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Erdogan Demands U.S. Extradite Exiled Cleric He Blames For Coup

Turkish President Tayyip Erdogan addresses his supporters outside of his residence in Istanbul, Turkey on July 19.

Turkish President Recep Tayyip Erdogan said the United States should extradite Muslim cleric Fethullah Gulen to Turkey over his alleged involvement in last weekend's failed coup.

"We have a mutual agreement on extradition of criminals," Erdogan told CNN on July 18. "There should be reciprocity in these types of things, even if he is a citizen of the United States."

"The U.S. should not keep such a terrorist," Erdogan said. "The United States has to extradite that individual to Turkey."

Erdogan told CNN his government would file an official extradition request within days.

U.S. Secretary of State John Kerry has said that Washington might consider extradition, but it will require not "allegations" but "evidence" that could prove the cleric's wrongdoing in a U.S. court of law.

Gulen, a reclusive figure who resides in the U.S. state of Pennsylvania where he is receiving medical treatment, once again denied any involvement in the coup attempt on July 18 and expressed confidence the United States will not hand him over to Erdogan.

U.S.-based cleric Fethullah Gulen, whose followers Turkey blames for a failed coup.
U.S.-based cleric Fethullah Gulen, whose followers Turkey blames for a failed coup.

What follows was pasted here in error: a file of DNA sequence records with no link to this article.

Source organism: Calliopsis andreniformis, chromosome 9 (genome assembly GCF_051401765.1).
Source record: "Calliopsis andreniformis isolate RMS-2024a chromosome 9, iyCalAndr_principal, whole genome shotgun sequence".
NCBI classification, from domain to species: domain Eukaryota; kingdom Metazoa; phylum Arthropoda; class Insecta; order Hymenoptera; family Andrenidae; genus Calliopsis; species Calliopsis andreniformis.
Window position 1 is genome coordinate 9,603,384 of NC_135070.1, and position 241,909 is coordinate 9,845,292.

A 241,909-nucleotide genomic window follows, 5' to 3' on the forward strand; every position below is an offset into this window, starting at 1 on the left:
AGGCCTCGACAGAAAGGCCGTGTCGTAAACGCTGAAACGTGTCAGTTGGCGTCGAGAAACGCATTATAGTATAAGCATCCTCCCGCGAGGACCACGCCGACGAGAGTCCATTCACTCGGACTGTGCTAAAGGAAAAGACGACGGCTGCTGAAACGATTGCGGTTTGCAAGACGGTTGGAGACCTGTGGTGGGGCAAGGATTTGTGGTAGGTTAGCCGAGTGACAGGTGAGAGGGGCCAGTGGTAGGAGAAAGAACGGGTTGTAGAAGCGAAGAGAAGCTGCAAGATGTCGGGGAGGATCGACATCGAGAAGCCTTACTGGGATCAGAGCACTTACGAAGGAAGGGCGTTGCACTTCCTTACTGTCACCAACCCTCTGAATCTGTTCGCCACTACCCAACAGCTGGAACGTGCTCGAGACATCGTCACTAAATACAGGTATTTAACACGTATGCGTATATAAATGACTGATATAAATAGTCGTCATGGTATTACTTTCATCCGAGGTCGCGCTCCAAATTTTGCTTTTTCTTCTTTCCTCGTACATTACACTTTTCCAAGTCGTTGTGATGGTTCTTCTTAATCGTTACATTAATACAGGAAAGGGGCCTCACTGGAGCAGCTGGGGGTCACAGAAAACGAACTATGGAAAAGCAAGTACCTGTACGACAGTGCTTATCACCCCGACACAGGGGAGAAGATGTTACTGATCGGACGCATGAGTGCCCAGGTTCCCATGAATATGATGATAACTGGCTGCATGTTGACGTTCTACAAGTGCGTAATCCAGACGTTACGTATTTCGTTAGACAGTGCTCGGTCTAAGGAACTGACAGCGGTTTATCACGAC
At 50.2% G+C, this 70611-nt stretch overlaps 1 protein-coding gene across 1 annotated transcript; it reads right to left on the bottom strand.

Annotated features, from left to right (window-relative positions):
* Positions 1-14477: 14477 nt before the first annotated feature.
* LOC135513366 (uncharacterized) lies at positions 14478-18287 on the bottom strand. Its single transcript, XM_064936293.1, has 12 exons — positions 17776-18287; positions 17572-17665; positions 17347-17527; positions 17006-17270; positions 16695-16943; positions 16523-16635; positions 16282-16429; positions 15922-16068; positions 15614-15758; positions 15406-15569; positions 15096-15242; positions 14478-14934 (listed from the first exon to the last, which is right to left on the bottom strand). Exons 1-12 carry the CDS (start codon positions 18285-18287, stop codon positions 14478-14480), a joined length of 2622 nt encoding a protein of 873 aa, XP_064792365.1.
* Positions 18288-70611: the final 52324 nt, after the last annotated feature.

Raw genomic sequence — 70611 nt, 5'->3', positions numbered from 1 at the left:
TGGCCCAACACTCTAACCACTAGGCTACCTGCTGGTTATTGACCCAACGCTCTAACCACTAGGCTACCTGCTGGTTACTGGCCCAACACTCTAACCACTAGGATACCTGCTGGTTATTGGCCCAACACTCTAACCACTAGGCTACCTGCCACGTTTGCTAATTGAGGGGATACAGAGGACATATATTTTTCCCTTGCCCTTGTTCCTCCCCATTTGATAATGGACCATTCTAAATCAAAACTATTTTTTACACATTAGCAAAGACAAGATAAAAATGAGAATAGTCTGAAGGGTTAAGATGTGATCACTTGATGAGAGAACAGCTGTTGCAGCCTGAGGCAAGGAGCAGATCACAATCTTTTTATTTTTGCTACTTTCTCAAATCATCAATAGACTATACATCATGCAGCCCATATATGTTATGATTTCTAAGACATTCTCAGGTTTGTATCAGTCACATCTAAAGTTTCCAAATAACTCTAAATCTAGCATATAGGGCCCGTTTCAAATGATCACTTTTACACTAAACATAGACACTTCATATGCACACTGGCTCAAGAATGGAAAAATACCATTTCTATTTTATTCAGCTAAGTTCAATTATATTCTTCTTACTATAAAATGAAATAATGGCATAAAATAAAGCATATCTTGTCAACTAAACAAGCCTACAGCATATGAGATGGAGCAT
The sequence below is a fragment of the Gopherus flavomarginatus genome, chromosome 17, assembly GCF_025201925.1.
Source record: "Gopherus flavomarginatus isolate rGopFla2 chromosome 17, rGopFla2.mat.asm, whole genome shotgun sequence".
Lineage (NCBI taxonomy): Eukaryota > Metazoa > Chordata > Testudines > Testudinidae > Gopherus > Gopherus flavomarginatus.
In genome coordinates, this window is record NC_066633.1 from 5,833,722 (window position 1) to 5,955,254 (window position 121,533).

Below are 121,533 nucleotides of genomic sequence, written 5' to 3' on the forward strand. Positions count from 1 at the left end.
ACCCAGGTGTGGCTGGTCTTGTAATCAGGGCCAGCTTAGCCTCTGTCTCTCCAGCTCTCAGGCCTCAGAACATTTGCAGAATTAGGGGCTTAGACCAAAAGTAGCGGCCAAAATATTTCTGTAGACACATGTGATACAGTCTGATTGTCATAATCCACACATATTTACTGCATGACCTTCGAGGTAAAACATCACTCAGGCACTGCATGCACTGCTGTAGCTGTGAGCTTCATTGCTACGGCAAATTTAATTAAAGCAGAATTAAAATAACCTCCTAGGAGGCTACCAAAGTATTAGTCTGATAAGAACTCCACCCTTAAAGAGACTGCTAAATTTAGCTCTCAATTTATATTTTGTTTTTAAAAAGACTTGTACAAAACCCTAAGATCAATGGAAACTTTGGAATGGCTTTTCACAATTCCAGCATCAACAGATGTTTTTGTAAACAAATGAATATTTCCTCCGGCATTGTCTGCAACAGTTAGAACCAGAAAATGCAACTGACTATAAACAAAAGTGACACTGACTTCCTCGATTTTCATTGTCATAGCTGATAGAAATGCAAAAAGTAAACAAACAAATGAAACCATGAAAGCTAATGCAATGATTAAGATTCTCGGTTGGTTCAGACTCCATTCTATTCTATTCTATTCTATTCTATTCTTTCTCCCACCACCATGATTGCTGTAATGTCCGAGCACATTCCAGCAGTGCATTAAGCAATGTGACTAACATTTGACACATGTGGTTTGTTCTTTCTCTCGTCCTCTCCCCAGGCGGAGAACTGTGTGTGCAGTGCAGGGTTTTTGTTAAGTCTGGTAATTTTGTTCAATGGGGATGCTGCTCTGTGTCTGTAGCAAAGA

"I have no concerns, personally," Gulen said in an interview with media outlets at his compound in the town of Saylorsburg, where has lived since 1999 when he went into self-imposed exile there.

The United States "is a country of law," he said. "The rule of law reigns supreme here. I don't believe this government will pay attention to anything that is not legally sound.

"As a side note, I will die one day. Whether I die in my bed or in prison, I don't care," said Gulen, 75.

The Turkish government previously sought unsuccessfully to extradite Gulen after a corruption scandal shook the country in 2013 and triggered the resignation of three ministers.

"Because those were not legal demands, the U.S. government...did not take them seriously," Gulen said. "They were not acceptable, reasonable, and legal requests...Now, through this attempted coup, it looks like they have strengthened their hands. They will attempt to do the same thing."

While he may not be concerned about his own fate, the opposition leader said he was very worried about worsening relations between the United States and Turkey in the wake of the weekend's upheaval.

He recalled that Turkish troops fought alongside their American counterparts during the Korean War and that the two nations have been close allies for the decades since Turkey joined NATO in 1952.

"If it is separated from NATO, Turkey would go into a chaos of problems. It would evaporate itself. It would really finish itself," Gulen said. "The United States could find other options, but I think Turkey needs the United States' partnership more than the U.S. needs Turkish partnership."

Turkey has sacked almost 9,000 officials in its crackdown against suspected plotters of the coup attempt since July 16, in which more than 300 people were killed.

In his interview with CNN, Erdogan bristled at the suggestion that the coup attempt is providing him with a pretext for a crackdown on all opponents, not just those who organized the putsch.

"It's just libel," he said. "If Tayyip Erdogan was an oppressive figure, he wouldn't have gotten 52 percent of the vote at the presidential elections."

With reporting by Reuters and AFP